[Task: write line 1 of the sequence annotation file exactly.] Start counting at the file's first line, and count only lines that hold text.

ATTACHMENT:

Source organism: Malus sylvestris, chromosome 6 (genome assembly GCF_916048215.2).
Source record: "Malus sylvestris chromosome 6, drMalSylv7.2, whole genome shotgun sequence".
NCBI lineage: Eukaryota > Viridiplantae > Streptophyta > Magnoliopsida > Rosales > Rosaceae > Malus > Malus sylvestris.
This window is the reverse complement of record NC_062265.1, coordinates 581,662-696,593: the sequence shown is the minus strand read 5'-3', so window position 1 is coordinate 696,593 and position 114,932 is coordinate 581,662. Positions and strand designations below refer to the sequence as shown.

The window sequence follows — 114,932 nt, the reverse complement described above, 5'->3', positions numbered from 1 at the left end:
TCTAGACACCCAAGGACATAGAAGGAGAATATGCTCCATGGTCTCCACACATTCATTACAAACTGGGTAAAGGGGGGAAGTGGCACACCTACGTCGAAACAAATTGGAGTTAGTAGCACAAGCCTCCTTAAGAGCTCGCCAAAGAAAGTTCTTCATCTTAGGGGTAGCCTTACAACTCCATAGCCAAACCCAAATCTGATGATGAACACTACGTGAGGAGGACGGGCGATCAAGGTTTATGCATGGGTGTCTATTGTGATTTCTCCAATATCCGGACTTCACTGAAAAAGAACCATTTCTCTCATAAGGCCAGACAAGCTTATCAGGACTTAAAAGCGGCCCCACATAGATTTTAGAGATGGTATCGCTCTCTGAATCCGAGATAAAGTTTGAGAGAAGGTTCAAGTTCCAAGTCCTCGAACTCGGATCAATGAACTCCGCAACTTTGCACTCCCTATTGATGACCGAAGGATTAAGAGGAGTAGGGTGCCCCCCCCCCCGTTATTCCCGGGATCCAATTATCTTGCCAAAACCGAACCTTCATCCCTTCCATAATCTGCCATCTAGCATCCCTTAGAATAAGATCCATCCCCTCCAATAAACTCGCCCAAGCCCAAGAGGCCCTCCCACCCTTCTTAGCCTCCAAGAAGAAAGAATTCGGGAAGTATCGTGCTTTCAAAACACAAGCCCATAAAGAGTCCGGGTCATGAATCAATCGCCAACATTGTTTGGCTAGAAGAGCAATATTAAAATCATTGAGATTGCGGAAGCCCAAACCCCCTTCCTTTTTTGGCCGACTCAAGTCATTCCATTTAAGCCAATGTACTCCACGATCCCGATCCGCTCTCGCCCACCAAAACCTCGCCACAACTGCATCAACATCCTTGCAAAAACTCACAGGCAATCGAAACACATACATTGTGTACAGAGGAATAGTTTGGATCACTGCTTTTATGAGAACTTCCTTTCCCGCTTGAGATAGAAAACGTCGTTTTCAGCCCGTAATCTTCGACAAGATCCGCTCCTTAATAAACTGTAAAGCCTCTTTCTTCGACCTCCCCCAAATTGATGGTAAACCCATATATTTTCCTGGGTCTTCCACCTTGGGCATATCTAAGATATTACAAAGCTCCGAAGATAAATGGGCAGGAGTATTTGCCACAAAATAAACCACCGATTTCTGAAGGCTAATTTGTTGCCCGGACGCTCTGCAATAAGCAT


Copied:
Source organism: Malus sylvestris, chromosome 6 (genome assembly GCF_916048215.2).